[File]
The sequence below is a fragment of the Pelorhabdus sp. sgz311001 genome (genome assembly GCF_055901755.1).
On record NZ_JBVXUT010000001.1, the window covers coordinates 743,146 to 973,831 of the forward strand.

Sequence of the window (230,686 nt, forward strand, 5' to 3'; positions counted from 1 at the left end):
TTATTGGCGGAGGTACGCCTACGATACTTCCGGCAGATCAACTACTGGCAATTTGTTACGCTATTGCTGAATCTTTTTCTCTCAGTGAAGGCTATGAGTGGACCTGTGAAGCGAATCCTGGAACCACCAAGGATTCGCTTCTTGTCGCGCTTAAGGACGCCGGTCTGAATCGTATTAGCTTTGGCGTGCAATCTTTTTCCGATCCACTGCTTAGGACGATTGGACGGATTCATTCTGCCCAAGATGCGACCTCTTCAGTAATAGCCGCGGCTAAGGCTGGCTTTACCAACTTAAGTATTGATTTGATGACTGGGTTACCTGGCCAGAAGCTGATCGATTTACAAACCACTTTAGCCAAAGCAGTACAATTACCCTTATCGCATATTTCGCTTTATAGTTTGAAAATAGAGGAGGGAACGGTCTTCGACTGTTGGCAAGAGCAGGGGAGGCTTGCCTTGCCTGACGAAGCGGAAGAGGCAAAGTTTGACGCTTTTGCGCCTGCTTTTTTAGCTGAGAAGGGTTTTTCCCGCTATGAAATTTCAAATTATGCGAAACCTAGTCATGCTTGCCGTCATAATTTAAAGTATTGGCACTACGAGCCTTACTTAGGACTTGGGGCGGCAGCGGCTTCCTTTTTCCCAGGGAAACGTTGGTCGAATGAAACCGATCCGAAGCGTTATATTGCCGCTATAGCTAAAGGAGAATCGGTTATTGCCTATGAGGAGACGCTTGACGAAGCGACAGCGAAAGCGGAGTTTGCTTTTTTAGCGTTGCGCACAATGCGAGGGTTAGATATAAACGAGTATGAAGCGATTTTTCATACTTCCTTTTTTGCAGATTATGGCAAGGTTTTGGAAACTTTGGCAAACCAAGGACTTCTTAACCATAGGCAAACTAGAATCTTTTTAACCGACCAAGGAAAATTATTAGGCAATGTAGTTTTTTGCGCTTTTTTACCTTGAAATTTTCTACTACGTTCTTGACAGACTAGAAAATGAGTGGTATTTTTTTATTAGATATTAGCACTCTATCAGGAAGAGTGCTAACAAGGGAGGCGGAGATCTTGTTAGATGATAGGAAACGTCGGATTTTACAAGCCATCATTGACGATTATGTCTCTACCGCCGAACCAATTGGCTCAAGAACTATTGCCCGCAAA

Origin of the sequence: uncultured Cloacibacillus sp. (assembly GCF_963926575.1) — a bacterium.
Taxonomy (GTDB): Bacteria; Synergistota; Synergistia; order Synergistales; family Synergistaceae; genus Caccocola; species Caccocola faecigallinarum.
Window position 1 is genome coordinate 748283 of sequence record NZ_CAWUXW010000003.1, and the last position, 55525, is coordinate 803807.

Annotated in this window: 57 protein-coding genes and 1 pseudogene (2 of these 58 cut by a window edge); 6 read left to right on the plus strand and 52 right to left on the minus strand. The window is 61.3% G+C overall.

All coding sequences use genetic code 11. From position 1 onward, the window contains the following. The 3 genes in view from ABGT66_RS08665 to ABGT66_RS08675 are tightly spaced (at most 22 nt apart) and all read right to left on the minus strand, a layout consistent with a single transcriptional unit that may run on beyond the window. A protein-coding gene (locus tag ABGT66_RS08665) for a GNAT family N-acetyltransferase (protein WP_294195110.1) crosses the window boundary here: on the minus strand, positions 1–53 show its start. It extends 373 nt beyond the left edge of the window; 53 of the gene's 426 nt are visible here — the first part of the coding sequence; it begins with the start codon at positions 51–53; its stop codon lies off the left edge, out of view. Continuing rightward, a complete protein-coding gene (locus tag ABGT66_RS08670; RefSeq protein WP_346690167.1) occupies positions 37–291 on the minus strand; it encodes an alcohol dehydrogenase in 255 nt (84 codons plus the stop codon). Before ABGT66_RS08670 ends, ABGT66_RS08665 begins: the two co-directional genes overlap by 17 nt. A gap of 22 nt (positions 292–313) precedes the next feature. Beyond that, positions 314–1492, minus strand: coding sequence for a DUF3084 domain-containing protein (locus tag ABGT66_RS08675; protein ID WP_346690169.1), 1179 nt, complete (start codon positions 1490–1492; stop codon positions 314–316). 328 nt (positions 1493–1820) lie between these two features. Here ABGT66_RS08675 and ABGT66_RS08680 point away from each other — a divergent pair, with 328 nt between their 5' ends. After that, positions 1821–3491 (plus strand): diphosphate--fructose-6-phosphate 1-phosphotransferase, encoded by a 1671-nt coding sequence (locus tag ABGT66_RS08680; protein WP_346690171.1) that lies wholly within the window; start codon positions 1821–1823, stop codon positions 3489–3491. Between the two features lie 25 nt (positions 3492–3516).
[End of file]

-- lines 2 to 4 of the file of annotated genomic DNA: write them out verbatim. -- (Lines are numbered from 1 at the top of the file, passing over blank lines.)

On record NZ_JBVXUT010000001.1, the window covers coordinates 743,146 to 973,831 of the forward strand.

Sequence of the window (230,686 nt, forward strand, 5' to 3'; positions counted from 1 at the left end):
TTATTGGCGGAGGTACGCCTACGATACTTCCGGCAGATCAACTACTGGCAATTTGTTACGCTATTGCTGAATCTTTTTCTCTCAGTGAAGGCTATGAGTGGACCTGTGAAGCGAATCCTGGAACCACCAAGGATTCGCTTCTTGTCGCGCTTAAGGACGCCGGTCTGAATCGTATTAGCTTTGGCGTGCAATCTTTTTCCGATCCACTGCTTAGGACGATTGGACGGATTCATTCTGCCCAAGATGCGACCTCTTCAGTAATAGCCGCGGCTAAGGCTGGCTTTACCAACTTAAGTATTGATTTGATGACTGGGTTACCTGGCCAGAAGCTGATCGATTTACAAACCACTTTAGCCAAAGCAGTACAATTACCCTTATCGCATATTTCGCTTTATAGTTTGAAAATAGAGGAGGGAACGGTCTTCGACTGTTGGCAAGAGCAGGGGAGGCTTGCCTTGCCTGACGAAGCGGAAGAGGCAAAGTTTGACGCTTTTGCGCCTGCTTTTTTAGCTGAGAAGGGTTTTTCCCGCTATGAAATTTCAAATTATGCGAAACCTAGTCATGCTTGCCGTCATAATTTAAAGTATTGGCACTACGAGCCTTACTTAGGACTTGGGGCGGCAGCGGCTTCCTTTTTCCCAGGGAAACGTTGGTCGAATGAAACCGATCCGAAGCGTTATATTGCCGCTATAGCTAAAGGAGAATCGGTTATTGCCTATGAGGAGACGCTTGACGAAGCGACAGCGAAAGCGGAGTTTGCTTTTTTAGCGTTGCGCACAATGCGAGGGTTAGATATAAACGAGTATGAAGCGATTTTTCATACTTCCTTTTTTGCAGATTATGGCAAGGTTTTGGAAACTTTGGCAAACCAAGGACTTCTTAACCATAGGCAAACTAGAATCTTTTTAACCGACCAAGGAAAATTATTAGGCAATGTAGTTTTTTGCGCTTTTTTACCTTGAAATTTTCTACTACGTTCTTGACAGACTAGAAAATGAGTGGTATTTTTTTATTAGATATTAGCACTCTATCAGGAAGAGTGCTAACAAGGGAGGCGGAGATCTTGTTAGATGATAGGAAACGTCGGATTTTACAAGCCATCATTGACGATTATGTCTCTACCGCCGAACCAATTGGCTCAAGAACTATTGCCCGCAAA